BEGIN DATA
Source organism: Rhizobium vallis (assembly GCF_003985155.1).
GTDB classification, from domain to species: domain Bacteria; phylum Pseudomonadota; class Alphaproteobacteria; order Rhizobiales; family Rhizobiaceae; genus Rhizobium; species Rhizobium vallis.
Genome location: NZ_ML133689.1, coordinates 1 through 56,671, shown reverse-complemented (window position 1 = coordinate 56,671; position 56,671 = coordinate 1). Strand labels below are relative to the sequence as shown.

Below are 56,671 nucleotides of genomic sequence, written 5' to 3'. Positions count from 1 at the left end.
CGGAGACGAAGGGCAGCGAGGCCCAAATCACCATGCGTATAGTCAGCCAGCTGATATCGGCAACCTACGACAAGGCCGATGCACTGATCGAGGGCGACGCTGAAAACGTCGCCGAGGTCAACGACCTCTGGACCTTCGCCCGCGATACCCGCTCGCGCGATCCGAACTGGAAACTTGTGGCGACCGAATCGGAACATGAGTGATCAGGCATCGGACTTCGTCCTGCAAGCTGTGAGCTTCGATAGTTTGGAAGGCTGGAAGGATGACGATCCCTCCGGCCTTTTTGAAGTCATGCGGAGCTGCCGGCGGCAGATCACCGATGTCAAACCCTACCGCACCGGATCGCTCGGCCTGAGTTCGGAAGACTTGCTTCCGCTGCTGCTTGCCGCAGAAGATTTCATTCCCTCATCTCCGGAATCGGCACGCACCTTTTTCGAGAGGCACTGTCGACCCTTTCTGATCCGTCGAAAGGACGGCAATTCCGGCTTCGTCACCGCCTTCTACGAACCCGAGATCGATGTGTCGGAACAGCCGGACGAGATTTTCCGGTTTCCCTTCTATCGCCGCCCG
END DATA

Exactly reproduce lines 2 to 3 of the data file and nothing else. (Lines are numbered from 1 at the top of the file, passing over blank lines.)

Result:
GTDB classification, from domain to species: domain Bacteria; phylum Pseudomonadota; class Alphaproteobacteria; order Rhizobiales; family Rhizobiaceae; genus Rhizobium; species Rhizobium vallis.
Genome location: NZ_ML133689.1, coordinates 1 through 56,671, shown reverse-complemented (window position 1 = coordinate 56,671; position 56,671 = coordinate 1). Strand labels below are relative to the sequence as shown.